The overcoring method for measuring in situ stresses is frequently used in rock engineering projects. Most models for its interpretation assume that the rock is homogeneous, linear elastic and isotropic. The elastic constants are determined by various methods, namely by biaxial tests on the recovered core.

A three-dimensional finite element model was developed, which allows to compute the stress state from the strain measurements obtained during overcoring, assuming a transversely-isotropic behaviour of the rock mass. Different testing methodologies for elastic constants determination of anisotropic rocks are introduced and discussed. Several numerical tests were performed to analyse the influence of the weakness planes that sometimes occur in the rock core owing to the tensile strains that are generated during the biaxial test. To avoid the tensile strains in the biaxial test, a new triaxial testing procedure of the overcored rock sample with the cell was developed. The effect of the degree of rock anisotropy on in situ stress determination and the error involved in neglecting rock anisotropy are analysed. Differences on the principal stresses and principal directions calculated considering the usual isotropic model and the developed numerical model for a real case of anisotropic rock are presented.


The knowledge of the in situ stress state is indispensable for design and construction of underground excavations in rock masses. However, determination of the state of stress in a rock formation is still a challenging problem in rock engineering.

Stress measurements by overcoring methods are widely used for determination of the state of stress in rock masses. In this indirect technique, borehole deformations induced by stress relief are measured, and they are then converted in stresses using the elastic constants of the medium.

The strain tensor tube (STT) is a 2 mm thick hollow cylinder with a 35 mm external diameter, with 10 electrical resistance strain gauges embedded midway from the inside to the outside surface, developed at LNEC for this purpose. Stress measurements using this technique consist of cementing into a 37 mm diameter borehole the strain cell and releasing the stresses by overcoring with a larger diameter, usually around 120 mm. The state of stress in the rock mass is computed from the strains obtained in the 10 gauges in the overcoring final stage and the elastic constants are determined from a biaxial test on the recovered large diameter core, with the cell. Comparing with other tests reviewed by Amadei (1996), the biaxial test presents the advantage of being carried out on the overcored rock. However, it has been verified by the authors that the axial tensile strains that result from the loading condition, often significantly affect the values calculated for the elastic constants.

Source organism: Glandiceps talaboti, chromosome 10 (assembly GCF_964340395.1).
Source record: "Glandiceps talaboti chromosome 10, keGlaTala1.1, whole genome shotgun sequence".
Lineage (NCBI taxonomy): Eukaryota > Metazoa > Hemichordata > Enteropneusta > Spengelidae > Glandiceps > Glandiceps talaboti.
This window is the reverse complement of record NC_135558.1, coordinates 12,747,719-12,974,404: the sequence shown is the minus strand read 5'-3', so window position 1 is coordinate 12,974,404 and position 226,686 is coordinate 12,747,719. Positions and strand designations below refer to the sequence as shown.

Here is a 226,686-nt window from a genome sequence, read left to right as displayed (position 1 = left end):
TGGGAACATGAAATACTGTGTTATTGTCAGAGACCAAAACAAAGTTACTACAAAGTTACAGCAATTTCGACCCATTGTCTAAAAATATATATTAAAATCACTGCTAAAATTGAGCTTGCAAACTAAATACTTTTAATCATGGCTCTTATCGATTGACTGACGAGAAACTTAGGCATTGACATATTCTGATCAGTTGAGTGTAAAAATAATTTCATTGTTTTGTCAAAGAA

The model currently used for interpretation of the overcoring test assumes linear elastic and isotropic behaviour of the rock, both for calculating the state of stress from the strain measurements and for calculating the elastic constants from the biaxial tests.

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